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Nanoscale Particles Deliver Crispr Cancer Treatments

Crispr-Cas9 illustration

Crispr-Cas9 illustration (

19 Nov. 2020. Researchers in Israel developed techniques to deliver gene editing therapies with lipid nanoscale particles that in lab mice killed cancer cells and increased survival. A team from Tel Aviv University describes its technology and lab results in yesterday’s issue of the journal Science Advances.

The Tel Aviv team from the precision nanomedicine lab of Dan Peer, also the university’s vice-president for R&D, is seeking effective mechanisms for delivering gene-editing therapeutics for cancer. Up to now, say the researchers, gene-editing techniques such as Crispr are hampered by inefficient editing and in some cases toxicity to patients. Crispr, short for clustered regularly interspaced short palindromic repeats, is a genome-editing process based on bacterial defense mechanisms that use RNA to identify, monitor, and edit precise locations in DNA.

“The Crispr genome editing technology, capable of identifying and altering any genetic segment,” says Peer in a university statement, “has revolutionized our ability to disrupt, repair, or even replace genes in a personalized manner. Despite its extensive use in research, clinical implementation is still in its infancy because an effective delivery system is needed to safely and accurately deliver the Crispr to its target cells.”

Peer’s lab studies drug delivery strategies including delivery of nucleic acids, such as RNA or DNA, using lipid, or natural oil, nanoscale particles. Among their techniques is engineered lipids ionized, or with electrical charges changed, for more efficient delivery of nucleic acids, including RNA payloads designed for genome-editing therapies.

In this case, the lipid nanoparticles are transporting RNA to deliver Crispr gene-editing treatments against two of the more aggressive solid-tumor cancers — glioblastoma tumors in the brain and ovarian cancer — each with a poor prognosis and low survival rates. The study tests the feasibility of engineered lipid nanoparticles to deliver Crispr payloads with Cas9 editing enzymes, guided by RNA molecules, to treat lab mice induced with glioblastoma or ovarian tumors.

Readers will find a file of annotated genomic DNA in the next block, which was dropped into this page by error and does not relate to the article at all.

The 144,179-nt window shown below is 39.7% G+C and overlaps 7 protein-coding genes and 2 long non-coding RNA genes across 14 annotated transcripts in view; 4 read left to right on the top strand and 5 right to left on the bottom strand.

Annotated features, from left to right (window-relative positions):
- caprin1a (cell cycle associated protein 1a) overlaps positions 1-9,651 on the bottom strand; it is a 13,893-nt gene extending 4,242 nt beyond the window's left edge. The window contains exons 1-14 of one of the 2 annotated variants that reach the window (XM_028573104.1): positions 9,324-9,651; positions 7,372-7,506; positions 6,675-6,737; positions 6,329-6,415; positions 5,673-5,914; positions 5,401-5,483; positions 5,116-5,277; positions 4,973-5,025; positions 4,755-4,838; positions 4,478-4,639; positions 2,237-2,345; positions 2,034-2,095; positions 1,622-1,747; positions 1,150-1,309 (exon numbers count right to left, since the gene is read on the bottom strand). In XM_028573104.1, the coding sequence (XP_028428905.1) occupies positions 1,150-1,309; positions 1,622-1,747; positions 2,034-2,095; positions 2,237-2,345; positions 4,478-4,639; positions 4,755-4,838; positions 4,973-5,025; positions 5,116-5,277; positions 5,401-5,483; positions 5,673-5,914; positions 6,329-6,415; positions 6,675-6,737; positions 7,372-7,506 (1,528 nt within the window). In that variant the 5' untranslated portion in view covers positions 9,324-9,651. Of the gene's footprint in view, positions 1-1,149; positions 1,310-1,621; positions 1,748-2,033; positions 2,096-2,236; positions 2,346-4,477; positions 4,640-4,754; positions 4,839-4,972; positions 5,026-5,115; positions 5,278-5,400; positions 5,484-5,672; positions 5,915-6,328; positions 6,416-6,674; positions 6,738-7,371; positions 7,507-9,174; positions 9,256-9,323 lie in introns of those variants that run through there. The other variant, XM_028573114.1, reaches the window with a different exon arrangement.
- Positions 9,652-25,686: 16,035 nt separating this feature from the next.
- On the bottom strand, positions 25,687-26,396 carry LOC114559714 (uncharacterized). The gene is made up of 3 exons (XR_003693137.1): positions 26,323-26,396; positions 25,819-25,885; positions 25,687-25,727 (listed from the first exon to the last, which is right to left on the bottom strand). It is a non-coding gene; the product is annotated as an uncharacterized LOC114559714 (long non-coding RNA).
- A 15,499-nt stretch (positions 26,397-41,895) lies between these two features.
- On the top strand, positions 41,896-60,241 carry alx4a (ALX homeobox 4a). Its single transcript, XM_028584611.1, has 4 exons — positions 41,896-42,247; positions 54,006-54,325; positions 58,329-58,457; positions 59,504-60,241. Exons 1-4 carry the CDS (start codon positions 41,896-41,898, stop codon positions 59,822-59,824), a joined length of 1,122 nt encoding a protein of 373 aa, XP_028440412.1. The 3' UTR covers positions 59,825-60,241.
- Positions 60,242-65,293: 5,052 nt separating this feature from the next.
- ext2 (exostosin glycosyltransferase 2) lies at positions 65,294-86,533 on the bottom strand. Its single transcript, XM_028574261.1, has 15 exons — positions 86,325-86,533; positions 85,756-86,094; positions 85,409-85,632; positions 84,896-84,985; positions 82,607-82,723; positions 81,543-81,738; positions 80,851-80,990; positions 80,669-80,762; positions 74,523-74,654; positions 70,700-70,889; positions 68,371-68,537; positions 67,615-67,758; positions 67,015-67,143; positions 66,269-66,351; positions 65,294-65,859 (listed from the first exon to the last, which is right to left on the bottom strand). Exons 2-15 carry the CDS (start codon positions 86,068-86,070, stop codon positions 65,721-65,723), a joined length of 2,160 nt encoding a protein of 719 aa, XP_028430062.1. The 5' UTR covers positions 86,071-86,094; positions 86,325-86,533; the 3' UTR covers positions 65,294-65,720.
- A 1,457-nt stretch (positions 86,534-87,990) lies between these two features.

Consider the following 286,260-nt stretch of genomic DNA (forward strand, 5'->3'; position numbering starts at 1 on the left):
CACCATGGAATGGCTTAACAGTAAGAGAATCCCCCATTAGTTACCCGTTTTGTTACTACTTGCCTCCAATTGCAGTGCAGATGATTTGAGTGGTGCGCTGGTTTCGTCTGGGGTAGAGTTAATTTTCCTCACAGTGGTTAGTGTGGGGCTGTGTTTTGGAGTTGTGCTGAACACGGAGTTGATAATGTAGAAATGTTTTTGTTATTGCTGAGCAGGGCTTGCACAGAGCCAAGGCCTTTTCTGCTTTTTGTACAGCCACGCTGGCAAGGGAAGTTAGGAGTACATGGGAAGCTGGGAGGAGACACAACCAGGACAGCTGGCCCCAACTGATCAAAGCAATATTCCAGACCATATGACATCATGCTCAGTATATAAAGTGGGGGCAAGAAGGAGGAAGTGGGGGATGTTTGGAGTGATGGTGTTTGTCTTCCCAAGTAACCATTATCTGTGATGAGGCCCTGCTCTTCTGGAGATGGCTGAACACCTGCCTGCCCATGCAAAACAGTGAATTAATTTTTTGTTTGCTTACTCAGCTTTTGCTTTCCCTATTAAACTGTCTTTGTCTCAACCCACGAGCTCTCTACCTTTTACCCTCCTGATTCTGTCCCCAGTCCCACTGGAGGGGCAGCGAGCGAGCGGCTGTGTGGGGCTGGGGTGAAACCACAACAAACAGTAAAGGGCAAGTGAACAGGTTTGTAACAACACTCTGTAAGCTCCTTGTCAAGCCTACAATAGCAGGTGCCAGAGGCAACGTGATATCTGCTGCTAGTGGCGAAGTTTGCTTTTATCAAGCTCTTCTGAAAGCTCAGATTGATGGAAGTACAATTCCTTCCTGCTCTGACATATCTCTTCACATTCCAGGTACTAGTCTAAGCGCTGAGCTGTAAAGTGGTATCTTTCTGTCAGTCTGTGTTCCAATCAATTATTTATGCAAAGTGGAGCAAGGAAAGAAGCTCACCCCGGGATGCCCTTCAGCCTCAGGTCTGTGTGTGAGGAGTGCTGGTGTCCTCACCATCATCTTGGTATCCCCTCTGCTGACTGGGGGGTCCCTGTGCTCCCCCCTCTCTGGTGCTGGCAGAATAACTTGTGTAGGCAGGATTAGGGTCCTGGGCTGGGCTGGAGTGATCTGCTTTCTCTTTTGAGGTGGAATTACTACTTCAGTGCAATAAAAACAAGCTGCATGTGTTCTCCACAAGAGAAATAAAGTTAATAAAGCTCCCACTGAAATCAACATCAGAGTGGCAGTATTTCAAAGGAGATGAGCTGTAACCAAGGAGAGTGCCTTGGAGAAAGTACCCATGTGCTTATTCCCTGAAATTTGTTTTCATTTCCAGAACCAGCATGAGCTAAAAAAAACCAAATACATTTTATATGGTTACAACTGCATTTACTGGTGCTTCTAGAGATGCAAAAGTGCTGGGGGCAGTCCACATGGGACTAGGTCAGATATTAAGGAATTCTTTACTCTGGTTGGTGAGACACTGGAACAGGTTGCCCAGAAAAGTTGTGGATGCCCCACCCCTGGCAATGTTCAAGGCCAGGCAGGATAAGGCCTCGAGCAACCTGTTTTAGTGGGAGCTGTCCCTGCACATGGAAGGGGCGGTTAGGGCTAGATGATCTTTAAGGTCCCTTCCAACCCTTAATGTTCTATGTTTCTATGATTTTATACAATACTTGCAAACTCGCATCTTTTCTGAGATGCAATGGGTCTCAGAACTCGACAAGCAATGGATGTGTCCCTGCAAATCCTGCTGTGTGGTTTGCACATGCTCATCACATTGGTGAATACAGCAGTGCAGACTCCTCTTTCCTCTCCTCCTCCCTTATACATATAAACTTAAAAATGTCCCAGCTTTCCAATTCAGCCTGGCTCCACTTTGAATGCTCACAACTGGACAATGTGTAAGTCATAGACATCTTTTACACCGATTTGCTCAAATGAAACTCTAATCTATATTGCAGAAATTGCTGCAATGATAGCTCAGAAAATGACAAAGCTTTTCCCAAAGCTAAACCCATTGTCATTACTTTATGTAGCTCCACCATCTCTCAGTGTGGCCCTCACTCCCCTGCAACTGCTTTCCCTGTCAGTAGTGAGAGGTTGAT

For glioblastoma, Crispr payloads aimed for the polo like kinase 1, or PLK1 gene, associated with various types of cancer. Results show the lipid nanoparticles enabled Cas9 enzymes to edit out that gene in up to 70 percent of the cases. These edits led to tumor cell death in the affected mice, reduced tumor growth by about half, and increased survival of about 30 percent.

To treat ovarian cancer, the lipid nanoparticles carried Cas9 to edit out the epidermal growth factor receptor or EGFR gene, where mutations of that gene are also associated with cancer. Results show about 80 percent of the deliveries succeeded in editing out the target gene, with reduced tumor growth and increased survival of about 80 percent.

Peer points out that “this is not chemotherapy. There are no side effects, and a cancer cell treated in this way will never become active again. The molecular scissors of Cas9 cut the cancer cell’s DNA, thereby neutralizing it and permanently preventing replication.”

The researchers believe lipid nanoparticles carrying Crispr therapies can be applied to other types of cancer, as well as genetic diseases and chronic viral disorders such as HIV/AIDS. Tel Aviv University received or filed for patents on the technology, and Peer says the university’s technology transfer office is already negotiating with international foundations and corporations to bring the discoveries to market.

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